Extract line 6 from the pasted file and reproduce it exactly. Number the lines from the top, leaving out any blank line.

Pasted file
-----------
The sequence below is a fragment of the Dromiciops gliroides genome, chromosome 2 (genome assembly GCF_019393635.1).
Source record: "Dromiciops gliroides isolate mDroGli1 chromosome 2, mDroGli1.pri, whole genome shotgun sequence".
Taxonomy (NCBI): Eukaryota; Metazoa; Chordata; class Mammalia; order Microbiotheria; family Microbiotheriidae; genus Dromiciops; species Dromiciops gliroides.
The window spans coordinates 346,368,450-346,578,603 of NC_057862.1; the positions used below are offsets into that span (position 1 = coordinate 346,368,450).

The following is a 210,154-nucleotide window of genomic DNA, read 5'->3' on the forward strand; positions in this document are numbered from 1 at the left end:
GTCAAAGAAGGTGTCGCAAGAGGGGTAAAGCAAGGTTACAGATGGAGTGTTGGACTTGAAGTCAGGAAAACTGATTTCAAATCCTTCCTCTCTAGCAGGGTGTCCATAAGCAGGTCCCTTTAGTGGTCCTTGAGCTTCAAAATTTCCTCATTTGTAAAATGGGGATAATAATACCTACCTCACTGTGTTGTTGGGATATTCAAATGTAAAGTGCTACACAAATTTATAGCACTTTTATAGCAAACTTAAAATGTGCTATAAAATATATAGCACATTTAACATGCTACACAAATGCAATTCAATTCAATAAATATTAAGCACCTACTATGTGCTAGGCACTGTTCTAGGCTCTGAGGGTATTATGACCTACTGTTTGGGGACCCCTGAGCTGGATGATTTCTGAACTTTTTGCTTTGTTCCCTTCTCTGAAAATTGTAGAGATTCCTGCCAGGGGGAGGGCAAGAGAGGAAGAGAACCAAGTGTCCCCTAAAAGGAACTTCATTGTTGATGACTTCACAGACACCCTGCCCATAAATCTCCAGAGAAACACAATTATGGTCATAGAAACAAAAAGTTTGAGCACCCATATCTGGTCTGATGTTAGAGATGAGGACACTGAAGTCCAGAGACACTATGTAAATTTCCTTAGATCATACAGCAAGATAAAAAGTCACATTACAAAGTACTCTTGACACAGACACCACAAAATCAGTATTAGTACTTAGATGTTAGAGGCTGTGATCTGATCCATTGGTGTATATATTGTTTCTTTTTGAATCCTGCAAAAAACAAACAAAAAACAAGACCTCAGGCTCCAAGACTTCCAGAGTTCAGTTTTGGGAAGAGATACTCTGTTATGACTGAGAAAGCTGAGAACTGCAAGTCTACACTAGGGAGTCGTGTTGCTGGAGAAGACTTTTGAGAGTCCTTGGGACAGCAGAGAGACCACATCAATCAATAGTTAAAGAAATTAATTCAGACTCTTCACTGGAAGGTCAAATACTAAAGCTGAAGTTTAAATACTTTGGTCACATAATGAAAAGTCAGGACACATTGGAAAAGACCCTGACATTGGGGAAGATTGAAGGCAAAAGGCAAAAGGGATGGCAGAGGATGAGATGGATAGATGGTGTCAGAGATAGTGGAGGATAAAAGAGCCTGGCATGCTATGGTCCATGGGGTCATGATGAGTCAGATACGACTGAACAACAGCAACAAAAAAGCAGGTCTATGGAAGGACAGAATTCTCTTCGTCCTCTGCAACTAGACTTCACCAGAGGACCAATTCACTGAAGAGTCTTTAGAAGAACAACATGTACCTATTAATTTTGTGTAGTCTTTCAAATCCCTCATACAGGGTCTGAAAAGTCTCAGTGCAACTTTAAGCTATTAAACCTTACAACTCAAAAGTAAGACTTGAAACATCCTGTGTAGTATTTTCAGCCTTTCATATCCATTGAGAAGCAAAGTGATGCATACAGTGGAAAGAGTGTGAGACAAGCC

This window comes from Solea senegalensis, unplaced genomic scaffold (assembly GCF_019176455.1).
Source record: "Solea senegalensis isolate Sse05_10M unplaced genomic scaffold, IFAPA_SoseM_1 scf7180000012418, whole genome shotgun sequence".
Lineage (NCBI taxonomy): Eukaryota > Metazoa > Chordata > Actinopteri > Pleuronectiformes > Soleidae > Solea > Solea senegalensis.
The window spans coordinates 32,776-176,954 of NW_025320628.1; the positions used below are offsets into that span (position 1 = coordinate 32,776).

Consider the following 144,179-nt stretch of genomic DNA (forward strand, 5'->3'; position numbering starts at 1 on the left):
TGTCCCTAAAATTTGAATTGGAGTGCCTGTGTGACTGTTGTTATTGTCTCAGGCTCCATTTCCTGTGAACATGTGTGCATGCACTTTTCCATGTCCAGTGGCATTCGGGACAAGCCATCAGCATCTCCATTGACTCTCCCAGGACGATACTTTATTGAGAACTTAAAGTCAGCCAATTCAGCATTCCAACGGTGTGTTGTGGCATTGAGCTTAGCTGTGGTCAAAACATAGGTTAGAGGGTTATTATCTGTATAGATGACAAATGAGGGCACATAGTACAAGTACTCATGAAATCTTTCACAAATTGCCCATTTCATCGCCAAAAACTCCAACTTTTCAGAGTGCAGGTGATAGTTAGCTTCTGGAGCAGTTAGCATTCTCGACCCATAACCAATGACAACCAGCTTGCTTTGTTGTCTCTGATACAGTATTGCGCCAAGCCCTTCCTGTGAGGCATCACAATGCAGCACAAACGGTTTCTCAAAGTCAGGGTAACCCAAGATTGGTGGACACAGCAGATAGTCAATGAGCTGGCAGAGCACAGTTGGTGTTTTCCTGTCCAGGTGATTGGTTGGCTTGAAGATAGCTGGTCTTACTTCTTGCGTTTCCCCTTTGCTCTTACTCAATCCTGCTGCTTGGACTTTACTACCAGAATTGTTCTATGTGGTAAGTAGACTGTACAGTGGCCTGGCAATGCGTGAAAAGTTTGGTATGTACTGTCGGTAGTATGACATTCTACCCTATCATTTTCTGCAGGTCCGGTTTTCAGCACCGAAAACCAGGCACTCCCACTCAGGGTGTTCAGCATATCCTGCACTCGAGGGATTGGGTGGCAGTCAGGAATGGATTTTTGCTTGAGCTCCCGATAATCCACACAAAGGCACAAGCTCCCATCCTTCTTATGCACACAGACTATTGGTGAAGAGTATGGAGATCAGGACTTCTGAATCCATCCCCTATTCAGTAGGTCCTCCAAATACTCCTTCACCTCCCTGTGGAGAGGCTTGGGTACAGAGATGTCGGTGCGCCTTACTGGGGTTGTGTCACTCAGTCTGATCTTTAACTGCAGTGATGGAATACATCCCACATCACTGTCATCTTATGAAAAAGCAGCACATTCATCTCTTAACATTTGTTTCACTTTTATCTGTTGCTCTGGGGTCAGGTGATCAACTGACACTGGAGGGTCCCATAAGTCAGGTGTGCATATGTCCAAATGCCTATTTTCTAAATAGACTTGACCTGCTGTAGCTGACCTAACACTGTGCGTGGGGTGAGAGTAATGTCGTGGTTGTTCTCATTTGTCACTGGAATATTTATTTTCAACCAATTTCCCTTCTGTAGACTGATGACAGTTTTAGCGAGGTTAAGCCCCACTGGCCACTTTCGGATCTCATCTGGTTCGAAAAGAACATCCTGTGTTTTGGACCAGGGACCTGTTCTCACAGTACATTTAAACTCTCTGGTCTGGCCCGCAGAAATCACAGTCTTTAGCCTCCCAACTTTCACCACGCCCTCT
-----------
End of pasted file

GTCAAAGAAGGTGTCGCAAGAGGGGTAAAGCAAGGTTACAGATGGAGTGTTGGACTTGAAGTCAGGAAAACTGATTTCAAATCCTTCCTCTCTAGCAGGGTGTCCATAAGCAGGTCCCTTTAGTGGTCCTTGAGCTTCAAAATTTCCTCATTTGTAAAATGGGGATAATAATACCTACCTCACTGTGTTGTTGGGATATTCAAATGTAAAGTGCTACACAAATTTATAGCACTTTTATAGCAAACTTAAAATGTGCTATAAAATATATAGCACATTTAACATGCTACACAAATGCAATTCAATTCAATAAATATTAAGCACCTACTATGTGCTAGGCACTGTTCTAGGCTCTGAGGGTATTATGACCTACTGTTTGGGGACCCCTGAGCTGGATGATTTCTGAACTTTTTGCTTTGTTCCCTTCTCTGAAAATTGTAGAGATTCCTGCCAGGGGGAGGGCAAGAGAGGAAGAGAACCAAGTGTCCCCTAAAAGGAACTTCATTGTTGATGACTTCACAGACACCCTGCCCATAAATCTCCAGAGAAACACAATTATGGTCATAGAAACAAAAAGTTTGAGCACCCATATCTGGTCTGATGTTAGAGATGAGGACACTGAAGTCCAGAGACACTATGTAAATTTCCTTAGATCATACAGCAAGATAAAAAGTCACATTACAAAGTACTCTTGACACAGACACCACAAAATCAGTATTAGTACTTAGATGTTAGAGGCTGTGATCTGATCCATTGGTGTATATATTGTTTCTTTTTGAATCCTGCAAAAAACAAACAAAAAACAAGACCTCAGGCTCCAAGACTTCCAGAGTTCAGTTTTGGGAAGAGATACTCTGTTATGACTGAGAAAGCTGAGAACTGCAAGTCTACACTAGGGAGTCGTGTTGCTGGAGAAGACTTTTGAGAGTCCTTGGGACAGCAGAGAGACCACATCAATCAATAGTTAAAGAAATTAATTCAGACTCTTCACTGGAAGGTCAAATACTAAAGCTGAAGTTTAAATACTTTGGTCACATAATGAAAAGTCAGGACACATTGGAAAAGACCCTGACATTGGGGAAGATTGAAGGCAAAAGGCAAAAGGGATGGCAGAGGATGAGATGGATAGATGGTGTCAGAGATAGTGGAGGATAAAAGAGCCTGGCATGCTATGGTCCATGGGGTCATGATGAGTCAGATACGACTGAACAACAGCAACAAAAAAGCAGGTCTATGGAAGGACAGAATTCTCTTCGTCCTCTGCAACTAGACTTCACCAGAGGACCAATTCACTGAAGAGTCTTTAGAAGAACAACATGTACCTATTAATTTTGTGTAGTCTTTCAAATCCCTCATACAGGGTCTGAAAAGTCTCAGTGCAACTTTAAGCTATTAAACCTTACAACTCAAAAGTAAGACTTGAAACATCCTGTGTAGTATTTTCAGCCTTTCATATCCATTGAGAAGCAAAGTGATGCATACAGTGGAAAGAGTGTGAGACAAGCC